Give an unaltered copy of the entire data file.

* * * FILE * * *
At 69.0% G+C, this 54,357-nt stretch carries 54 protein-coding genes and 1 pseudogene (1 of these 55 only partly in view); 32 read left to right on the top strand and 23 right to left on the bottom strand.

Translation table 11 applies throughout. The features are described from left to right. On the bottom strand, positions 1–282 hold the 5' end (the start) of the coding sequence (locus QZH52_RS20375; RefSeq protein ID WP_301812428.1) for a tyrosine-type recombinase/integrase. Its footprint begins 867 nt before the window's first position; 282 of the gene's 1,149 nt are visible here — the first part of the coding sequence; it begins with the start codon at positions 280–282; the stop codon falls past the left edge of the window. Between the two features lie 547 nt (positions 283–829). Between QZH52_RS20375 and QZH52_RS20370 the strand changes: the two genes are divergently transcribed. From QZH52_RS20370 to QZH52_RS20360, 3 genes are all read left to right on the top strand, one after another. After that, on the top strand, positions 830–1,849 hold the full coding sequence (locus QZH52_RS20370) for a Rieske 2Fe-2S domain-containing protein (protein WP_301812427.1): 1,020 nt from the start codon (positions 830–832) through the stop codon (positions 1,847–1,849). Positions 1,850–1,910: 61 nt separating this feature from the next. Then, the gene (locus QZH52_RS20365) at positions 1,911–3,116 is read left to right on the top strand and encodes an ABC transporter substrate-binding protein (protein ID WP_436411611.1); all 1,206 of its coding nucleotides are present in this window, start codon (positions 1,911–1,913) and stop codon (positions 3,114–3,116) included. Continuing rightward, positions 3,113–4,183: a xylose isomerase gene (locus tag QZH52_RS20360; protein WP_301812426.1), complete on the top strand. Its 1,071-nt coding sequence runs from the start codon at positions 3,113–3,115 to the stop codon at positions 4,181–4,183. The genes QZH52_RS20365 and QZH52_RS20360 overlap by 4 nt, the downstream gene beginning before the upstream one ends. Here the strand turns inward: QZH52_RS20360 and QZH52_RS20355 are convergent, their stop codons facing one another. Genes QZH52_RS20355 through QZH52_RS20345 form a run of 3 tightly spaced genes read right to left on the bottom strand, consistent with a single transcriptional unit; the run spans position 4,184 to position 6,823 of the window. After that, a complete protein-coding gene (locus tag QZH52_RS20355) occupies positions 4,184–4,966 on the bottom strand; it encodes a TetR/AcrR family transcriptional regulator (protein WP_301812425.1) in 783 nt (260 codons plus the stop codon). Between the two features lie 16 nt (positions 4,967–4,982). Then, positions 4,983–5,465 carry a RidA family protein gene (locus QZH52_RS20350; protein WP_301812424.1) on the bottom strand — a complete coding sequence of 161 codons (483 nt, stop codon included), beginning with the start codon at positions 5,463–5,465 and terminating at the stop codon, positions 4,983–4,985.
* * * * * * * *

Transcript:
At 69.0% G+C, this 54,357-nt stretch carries 54 protein-coding genes and 1 pseudogene (1 of these 55 only partly in view); 32 read left to right on the top strand and 23 right to left on the bottom strand.

Translation table 11 applies throughout. The features are described from left to right. On the bottom strand, positions 1–282 hold the 5' end (the start) of the coding sequence (locus QZH52_RS20375; RefSeq protein ID WP_301812428.1) for a tyrosine-type recombinase/integrase. Its footprint begins 867 nt before the window's first position; 282 of the gene's 1,149 nt are visible here — the first part of the coding sequence; it begins with the start codon at positions 280–282; the stop codon falls past the left edge of the window. Between the two features lie 547 nt (positions 283–829). Between QZH52_RS20375 and QZH52_RS20370 the strand changes: the two genes are divergently transcribed. From QZH52_RS20370 to QZH52_RS20360, 3 genes are all read left to right on the top strand, one after another. After that, on the top strand, positions 830–1,849 hold the full coding sequence (locus QZH52_RS20370) for a Rieske 2Fe-2S domain-containing protein (protein WP_301812427.1): 1,020 nt from the start codon (positions 830–832) through the stop codon (positions 1,847–1,849). Positions 1,850–1,910: 61 nt separating this feature from the next. Then, the gene (locus QZH52_RS20365) at positions 1,911–3,116 is read left to right on the top strand and encodes an ABC transporter substrate-binding protein (protein ID WP_436411611.1); all 1,206 of its coding nucleotides are present in this window, start codon (positions 1,911–1,913) and stop codon (positions 3,114–3,116) included. Continuing rightward, positions 3,113–4,183: a xylose isomerase gene (locus tag QZH52_RS20360; protein WP_301812426.1), complete on the top strand. Its 1,071-nt coding sequence runs from the start codon at positions 3,113–3,115 to the stop codon at positions 4,181–4,183. The genes QZH52_RS20365 and QZH52_RS20360 overlap by 4 nt, the downstream gene beginning before the upstream one ends. Here the strand turns inward: QZH52_RS20360 and QZH52_RS20355 are convergent, their stop codons facing one another. Genes QZH52_RS20355 through QZH52_RS20345 form a run of 3 tightly spaced genes read right to left on the bottom strand, consistent with a single transcriptional unit; the run spans position 4,184 to position 6,823 of the window. After that, a complete protein-coding gene (locus tag QZH52_RS20355) occupies positions 4,184–4,966 on the bottom strand; it encodes a TetR/AcrR family transcriptional regulator (protein WP_301812425.1) in 783 nt (260 codons plus the stop codon). Between the two features lie 16 nt (positions 4,967–4,982). Then, positions 4,983–5,465 carry a RidA family protein gene (locus QZH52_RS20350; protein WP_301812424.1) on the bottom strand — a complete coding sequence of 161 codons (483 nt, stop codon included), beginning with the start codon at positions 5,463–5,465 and terminating at the stop codon, positions 4,983–4,985.